AQ: Tell us a little about your first quilt.
TC: I made my first quilt in 1992 with a library book, paper scissors and cereal box templates. I had a new son and he needed a patchwork quilt, I thought, so I made him one using small blue gingham and cotton fabric. I sewed it quite imperfectly, stitched in the ditch to quilt it and bound it using the backing fabric that I brought around to the front. It’s a fine first-go, but I only recently realized that I made the boats wrong!
AQ: What are you working on now?
TC: Lately, I’ve been exploring more art quilts with the travel series I mentioned. My partner, Hawke Hamilton, and I like to do road trips and last summer we spend a week camping our way around the western states and it really inspired me. The colors, the locations, the people (and because of the pandemic, the lack of people), so I’ve been exploring the feelings, thoughts and ideas brought up then and then beyond in my travels as a sewing teacher and my own explorations of the southern California desert.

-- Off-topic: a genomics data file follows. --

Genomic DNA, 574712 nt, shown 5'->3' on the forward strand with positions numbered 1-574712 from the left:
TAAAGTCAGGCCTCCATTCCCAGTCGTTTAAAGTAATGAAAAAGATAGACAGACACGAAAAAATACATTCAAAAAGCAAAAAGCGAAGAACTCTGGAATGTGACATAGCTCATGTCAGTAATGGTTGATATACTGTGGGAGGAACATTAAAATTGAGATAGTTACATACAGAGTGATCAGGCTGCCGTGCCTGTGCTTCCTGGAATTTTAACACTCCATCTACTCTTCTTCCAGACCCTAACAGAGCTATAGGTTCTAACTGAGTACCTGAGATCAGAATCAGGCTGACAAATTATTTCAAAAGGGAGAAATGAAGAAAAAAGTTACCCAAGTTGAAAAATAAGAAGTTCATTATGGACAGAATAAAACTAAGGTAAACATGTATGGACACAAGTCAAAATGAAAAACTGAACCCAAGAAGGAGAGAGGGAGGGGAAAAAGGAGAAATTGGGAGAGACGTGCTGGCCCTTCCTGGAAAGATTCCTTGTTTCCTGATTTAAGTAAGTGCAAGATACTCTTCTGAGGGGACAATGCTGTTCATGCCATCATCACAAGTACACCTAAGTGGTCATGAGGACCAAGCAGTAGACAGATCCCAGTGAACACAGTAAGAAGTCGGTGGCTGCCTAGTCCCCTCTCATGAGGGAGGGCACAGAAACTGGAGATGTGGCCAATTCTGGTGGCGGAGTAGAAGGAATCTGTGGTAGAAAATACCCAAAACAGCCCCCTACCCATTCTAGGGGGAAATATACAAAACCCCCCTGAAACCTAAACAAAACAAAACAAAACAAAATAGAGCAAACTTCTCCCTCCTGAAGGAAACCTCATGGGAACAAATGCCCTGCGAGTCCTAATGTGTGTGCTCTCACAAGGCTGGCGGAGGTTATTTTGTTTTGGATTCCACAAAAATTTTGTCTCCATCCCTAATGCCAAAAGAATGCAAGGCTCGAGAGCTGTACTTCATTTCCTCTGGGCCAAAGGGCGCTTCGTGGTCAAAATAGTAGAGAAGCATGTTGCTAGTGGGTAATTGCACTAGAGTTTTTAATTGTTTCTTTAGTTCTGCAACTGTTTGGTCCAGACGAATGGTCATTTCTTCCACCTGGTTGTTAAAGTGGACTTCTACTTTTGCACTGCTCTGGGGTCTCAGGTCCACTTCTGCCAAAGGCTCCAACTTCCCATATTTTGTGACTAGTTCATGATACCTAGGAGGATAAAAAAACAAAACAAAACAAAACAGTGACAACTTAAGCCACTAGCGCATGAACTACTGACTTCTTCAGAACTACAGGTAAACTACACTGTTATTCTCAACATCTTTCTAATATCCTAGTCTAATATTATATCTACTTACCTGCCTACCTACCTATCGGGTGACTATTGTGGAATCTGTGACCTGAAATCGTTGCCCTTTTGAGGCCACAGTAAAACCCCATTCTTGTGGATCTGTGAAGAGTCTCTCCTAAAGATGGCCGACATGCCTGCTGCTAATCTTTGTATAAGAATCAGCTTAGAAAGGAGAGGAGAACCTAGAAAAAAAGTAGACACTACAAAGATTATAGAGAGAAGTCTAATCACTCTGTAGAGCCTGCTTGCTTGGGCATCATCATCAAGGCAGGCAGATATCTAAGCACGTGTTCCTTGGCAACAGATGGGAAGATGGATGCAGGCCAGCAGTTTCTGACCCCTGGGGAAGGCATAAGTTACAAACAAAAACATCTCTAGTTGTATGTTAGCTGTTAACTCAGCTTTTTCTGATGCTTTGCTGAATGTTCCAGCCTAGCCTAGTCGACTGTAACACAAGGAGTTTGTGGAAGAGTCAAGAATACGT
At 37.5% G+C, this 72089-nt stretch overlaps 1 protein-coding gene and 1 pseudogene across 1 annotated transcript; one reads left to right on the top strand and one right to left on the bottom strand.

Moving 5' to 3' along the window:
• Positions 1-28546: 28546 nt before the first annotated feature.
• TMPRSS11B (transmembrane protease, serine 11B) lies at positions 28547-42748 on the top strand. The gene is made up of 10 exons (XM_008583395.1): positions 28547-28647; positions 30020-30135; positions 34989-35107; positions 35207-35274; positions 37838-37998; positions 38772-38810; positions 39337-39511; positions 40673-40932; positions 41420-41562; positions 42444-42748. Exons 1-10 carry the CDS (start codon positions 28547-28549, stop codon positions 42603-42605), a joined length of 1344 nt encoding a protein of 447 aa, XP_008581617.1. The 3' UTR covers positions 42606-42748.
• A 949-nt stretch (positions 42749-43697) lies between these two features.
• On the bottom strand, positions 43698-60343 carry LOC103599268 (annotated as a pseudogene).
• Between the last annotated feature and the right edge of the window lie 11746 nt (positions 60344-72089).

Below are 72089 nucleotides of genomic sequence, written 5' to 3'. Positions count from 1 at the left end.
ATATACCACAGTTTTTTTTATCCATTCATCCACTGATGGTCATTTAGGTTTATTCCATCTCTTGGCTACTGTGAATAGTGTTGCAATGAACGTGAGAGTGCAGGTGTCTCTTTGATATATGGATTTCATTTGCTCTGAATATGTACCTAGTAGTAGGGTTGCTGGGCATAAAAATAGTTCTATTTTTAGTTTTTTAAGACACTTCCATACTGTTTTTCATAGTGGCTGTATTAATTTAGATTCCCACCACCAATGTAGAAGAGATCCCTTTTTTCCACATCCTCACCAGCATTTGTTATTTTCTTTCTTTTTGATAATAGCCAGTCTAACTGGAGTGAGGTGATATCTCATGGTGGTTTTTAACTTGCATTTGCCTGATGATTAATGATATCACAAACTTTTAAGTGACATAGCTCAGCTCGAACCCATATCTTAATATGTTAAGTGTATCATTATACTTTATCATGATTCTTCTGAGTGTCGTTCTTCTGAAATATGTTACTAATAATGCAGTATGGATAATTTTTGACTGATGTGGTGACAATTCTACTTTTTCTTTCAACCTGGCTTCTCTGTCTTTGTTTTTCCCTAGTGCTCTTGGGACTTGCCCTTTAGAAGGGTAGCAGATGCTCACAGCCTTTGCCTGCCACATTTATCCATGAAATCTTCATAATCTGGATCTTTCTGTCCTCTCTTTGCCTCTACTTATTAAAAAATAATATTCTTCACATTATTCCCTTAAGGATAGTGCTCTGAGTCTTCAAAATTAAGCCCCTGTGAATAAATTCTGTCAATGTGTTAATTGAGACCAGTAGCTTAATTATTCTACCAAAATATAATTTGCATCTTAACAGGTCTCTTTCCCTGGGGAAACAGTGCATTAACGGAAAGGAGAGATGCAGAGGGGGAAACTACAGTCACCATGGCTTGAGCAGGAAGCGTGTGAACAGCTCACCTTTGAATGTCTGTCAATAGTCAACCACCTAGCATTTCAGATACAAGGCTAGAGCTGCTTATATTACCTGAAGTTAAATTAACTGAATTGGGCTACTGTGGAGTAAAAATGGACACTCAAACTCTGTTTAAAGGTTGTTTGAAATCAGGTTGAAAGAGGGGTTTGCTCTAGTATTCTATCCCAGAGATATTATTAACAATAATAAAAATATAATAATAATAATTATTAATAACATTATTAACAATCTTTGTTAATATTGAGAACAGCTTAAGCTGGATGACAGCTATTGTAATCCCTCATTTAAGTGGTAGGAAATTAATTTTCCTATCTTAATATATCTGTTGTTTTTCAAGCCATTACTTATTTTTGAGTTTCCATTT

AQ: From where do you draw inspiration most often?
TC: Traveling, obviously, and seeing new places or familiar places with a new eye. I try to take the time to really sit in the moment and let myself feel… the air, the light, the history. Then I try to translate into a sketch and hopefully into a quilt. I’m always trying to take those inspirations and spin them to try more techniques, just to add another layer.
AQ: You seem to always have so many amazing projects going on at one time, how do you keep it all straight and keep yourself organized in your quilting room?